I'm at a bit of a loss as to what to write about for the Spinnaker Cup. 24 hours of ocean racing doesn't really condense into a blog post. The Pac Cup is easy, each day is like a chapter and the world as you know it is evolving each day as you go through different climates and stages of fatigue. Plus you catch fish. On the Spinnaker Cup, you're basically sprinting down to a wind hole as fast as you can and then drifting for a while.
The most important aspect for me was that I've now sailed with everyone on the Pac Cup crew. If I had to pick a watchmate at this point, I couldn't. I'd be happy spending 4 hours on watch with any of them. I'd even sail with the two guys on the boat who couldn't make the Pac Cup due to other commitments. Now that I think about it, I guess I'd sail with just about anyone. Except that Bertranbd guy, not sure how that would work given our acrimonious history.
So let's go with highlights from here. The start was delayed by over an hour due to light wind and a raging flood. Thanks to that flood, when the race finally started, it took us 15 minutes to get over the line. Though Valis sails like a freight train at times, she is not a freight train that points into the wind very well. I shudder to think what our start would have looked like if I'd been driving; I'm just glad that didn't happen.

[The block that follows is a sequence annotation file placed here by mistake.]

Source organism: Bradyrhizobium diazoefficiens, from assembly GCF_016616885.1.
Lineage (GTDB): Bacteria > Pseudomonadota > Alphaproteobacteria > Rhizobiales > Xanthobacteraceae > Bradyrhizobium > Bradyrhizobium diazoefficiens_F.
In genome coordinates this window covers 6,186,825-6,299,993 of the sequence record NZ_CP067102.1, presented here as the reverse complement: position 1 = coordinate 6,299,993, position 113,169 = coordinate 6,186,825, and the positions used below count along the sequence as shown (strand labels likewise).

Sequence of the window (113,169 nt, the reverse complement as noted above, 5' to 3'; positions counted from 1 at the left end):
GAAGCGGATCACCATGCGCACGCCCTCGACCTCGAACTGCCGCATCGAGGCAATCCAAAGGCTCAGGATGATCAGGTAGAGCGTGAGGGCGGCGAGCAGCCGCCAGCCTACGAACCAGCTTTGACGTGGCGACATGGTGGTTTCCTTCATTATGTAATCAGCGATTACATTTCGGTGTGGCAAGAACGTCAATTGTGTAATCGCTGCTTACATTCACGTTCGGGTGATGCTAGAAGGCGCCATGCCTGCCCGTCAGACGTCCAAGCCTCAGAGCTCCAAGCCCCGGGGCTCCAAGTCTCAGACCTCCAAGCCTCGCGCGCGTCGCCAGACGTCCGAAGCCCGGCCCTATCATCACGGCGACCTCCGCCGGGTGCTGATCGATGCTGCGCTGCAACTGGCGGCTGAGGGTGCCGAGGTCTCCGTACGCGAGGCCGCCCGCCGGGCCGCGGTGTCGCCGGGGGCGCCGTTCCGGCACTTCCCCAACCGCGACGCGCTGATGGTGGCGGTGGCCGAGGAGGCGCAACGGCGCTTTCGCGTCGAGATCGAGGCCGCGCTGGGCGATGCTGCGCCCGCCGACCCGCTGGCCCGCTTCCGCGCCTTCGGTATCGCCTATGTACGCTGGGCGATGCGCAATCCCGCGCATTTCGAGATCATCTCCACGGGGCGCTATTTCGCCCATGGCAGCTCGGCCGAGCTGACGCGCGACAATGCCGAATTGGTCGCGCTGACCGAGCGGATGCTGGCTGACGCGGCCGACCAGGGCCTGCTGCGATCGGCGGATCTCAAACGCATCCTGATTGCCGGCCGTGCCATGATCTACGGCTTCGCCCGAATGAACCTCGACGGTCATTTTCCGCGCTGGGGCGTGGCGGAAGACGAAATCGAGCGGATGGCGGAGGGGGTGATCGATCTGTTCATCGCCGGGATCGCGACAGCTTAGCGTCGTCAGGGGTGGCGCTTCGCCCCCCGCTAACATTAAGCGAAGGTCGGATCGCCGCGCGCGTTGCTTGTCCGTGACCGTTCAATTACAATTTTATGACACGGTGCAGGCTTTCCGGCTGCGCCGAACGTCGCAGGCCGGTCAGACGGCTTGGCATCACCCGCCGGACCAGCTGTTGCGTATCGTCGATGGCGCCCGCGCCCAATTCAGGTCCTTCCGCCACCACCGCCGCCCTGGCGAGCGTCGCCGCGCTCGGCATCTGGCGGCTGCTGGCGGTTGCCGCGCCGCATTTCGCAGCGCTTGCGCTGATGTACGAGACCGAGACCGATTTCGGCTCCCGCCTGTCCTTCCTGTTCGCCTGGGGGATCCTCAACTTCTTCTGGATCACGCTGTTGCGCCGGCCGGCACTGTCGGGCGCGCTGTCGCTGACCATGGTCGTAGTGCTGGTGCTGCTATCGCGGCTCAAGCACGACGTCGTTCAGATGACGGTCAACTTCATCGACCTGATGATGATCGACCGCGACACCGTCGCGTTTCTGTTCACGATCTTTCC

You can see from some the track that thanks to the flood, we were not exactly tacking through ninety degrees. So we ended up behind a lot of boats that could outpoint us leaving the Gate. Our main competition was a pilothouse attached to a boat that we battled most of the way down the coast.
When we finally were able to put up the kite magical things happened. Valis was roaring along, keeping a steady 9 knots as the wind built from the NW. I'm not sure what we were thinking but we kept the all purpose kite up as the wind kept building and before we knew it, it was getting dark, we were blasting along at 9+ knots and the wind had built to a steady 25 with gusts to 30. By this point, we were just trying to keep the beast tamed enough to maintain an upright mast.
But, instead, we learned how to crash the boat quite well, succeeding in laying her over on her side three times. I am honestly quite thankful for that; I had never been in a complete roundup before and I feel a lot better about how Valis handles it and what we need to do to bring her back upright. What I didn't like about sitting in a cockpit filled with water is that your boots fill up if you haven't velcro'd your foulies properly. I don't think my socks have dried yet, four days later.
We finally realized that putting the boom in the water every 15 minutes was a bad idea so we pulled the kite down and got back to sailing to Monterey. Everyone but Jack and Keith went to sleep and they continued the effort to sail us to the finish line. Don't know why we let them be in charge because they must have forgotten to put coins in the wind meter and it just shut down. I woke up, saw land and asked how far we had to go. They pointed about 2 miles away and explained that we were slowly drifting away from the finish and hadn't made headway in a couple of hours.
Since it's impossible to make the next five hours of drifting exciting, I'll leave you with the reason we sail on the ocean:
That spec on the horizon is GalaxSea, our closest companion the whole race.